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Grants Awarded To Researchers Working To Cure Cancer and Tobacco-Related Diseases

By Florida Department of Health, Office of Communications

April 14, 2015

FOR IMMEDIATE RELEASE
April 14, 2015

Contact: Communications Office
(850) 245-4111

14 GRANTS AWARDED TO RESEARCHERS WORKING TO CURE CANCER AND TOBACCO-RELATED DISEASES

TALLAHASSEE—Today, the Florida Department of Health announces more than $18 million in research grant dollars being awarded to fund 14 research projects. Researchers at cancer centers, universities and research institutes across the state will receive these grants to advance research of tobacco-related diseases, including many types of cancers.

"Florida is committed to finding innovative treatments for cancer and tobacco-related disease through competitive research grants," said State Surgeon General and Secretary of Health Dr. John Armstrong. "Out of 175 proposals, the 14 selected for funding hold great promise for restoring health to Florida's families dealing with cancer, heart disease and lung disease."

The awards will improve research aimed at the cure of cancers and tobacco-related diseases, and researchers with diverse projects have received funding. The Bankhead-Coley Cancer Research Program and the James and Esther King Biomedical Research Program provide funding for the awards.

The application process was competitive with 59 applicants seeking funding for tobacco-related diseases, including heart and lung diseases. In addition, 116 applicants sought funding for cancer research. The department awarded these grants based on rigorous peer review. The competition resulted in only 8 percent of applicants receiving funding, which is consistent with the standards used by federal funding agencies and demonstrates this grant program has rigorous standards for scientific peer review.

The funding supports a wide range of novel projects related to cancer and tobacco-related diseases, including research on prevention and treatment, screening, treatment-related morbidities, tobacco use and health disparities. The research covers the most common types of cancers such as breast, lung and prostate cancers and includes research on melanoma and leukemia. One project expands smoking cessation interventions in a Spanish language clinical trial while another addresses racial/ethnic tobacco health disparities through group intervention.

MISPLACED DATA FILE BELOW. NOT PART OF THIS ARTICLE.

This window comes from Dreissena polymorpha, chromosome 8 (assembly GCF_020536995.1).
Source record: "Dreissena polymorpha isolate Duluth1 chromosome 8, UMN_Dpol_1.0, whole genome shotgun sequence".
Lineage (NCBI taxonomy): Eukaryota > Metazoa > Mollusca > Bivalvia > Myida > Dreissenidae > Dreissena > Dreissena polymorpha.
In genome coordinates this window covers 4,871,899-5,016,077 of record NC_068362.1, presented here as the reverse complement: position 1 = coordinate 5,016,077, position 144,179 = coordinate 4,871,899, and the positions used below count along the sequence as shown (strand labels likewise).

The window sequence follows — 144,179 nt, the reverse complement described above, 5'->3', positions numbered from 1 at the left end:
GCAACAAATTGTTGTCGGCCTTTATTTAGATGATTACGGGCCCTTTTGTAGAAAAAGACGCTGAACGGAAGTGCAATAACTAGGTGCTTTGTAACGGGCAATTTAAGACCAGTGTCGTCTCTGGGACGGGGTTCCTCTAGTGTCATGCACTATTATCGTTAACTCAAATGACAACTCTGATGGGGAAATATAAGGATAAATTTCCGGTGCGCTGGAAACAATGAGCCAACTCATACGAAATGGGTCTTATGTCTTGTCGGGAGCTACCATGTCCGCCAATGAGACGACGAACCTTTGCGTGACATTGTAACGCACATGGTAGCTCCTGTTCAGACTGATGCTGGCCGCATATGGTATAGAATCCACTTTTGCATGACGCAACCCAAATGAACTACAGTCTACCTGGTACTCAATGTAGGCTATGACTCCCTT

Funding supports researchers at the state's cancer centers, universities and research institutes. The following organizations received awards:

  • H. Lee Moffitt Cancer Center—five researchers
  • Mayo Clinic Jacksonville—one researcher
  • Sanford-Burnham Medical Research Institute—one researcher
  • University of Florida—four researchers
  • University of Miami—three researchers

"Finding better treatments for tobacco-related diseases like lung cancer will benefit all Floridians," said House Health Quality Chair Cary Pigman, M.D. "These grants from the Bankhead-Coley Cancer Research Program and the James and Esther King Biomedical Research Program will further boost an already robust research community in the state of Florida."

"Cancer is a modern-day plague and these awards will help researchers in Florida fight lung cancer and other tobacco-related diseases," said Senate President Pro Tempore Garrett Richter. "I congratulate the research teams awarded with these grants and commend the Department of Health and the Biomedical Research Advisory Council for their commitment to fighting disease in Florida."

Dr. Daniel Armstrong, Chair of the Biomedical Research Advisory Council said, "Florida has made a significant and strategic plan to reduce the cancer burden and mortality. Florida has made a commitment to fund research to improve screening for high risk cancer, address health disparities, development new and novel treatments, and bring best practices from research institutions to communities. These grants are a great step forward in achieving these strategic goals in cancer and tobacco-related diseases."

"Among the risk factors for mortality, tobacco use is the single most preventable cause of death and disease, including lung cancer and lung disease," said Brenda Olsen, Chief Mission Officer of the American Lung Association of the Southeast. "The American Lung Association is excited to see that the James and Esther King Research Program will continue to award funds that will be used to research better prevention, diagnosis, and cures for cancers."

"More than 114,000 Floridians will be diagnosed with cancer this year," said Stephanie Leeds, vice president for advocacy for the American Cancer Society Cancer Action Network in Florida. "The Bankhead-Coley Cancer Program and the James and Esther King Biomedical Research Program plays an important role in making funds available to ensure we can greatly advance the fight against cancer by funding promising research that can prevent suffering and death that comes from cancer."

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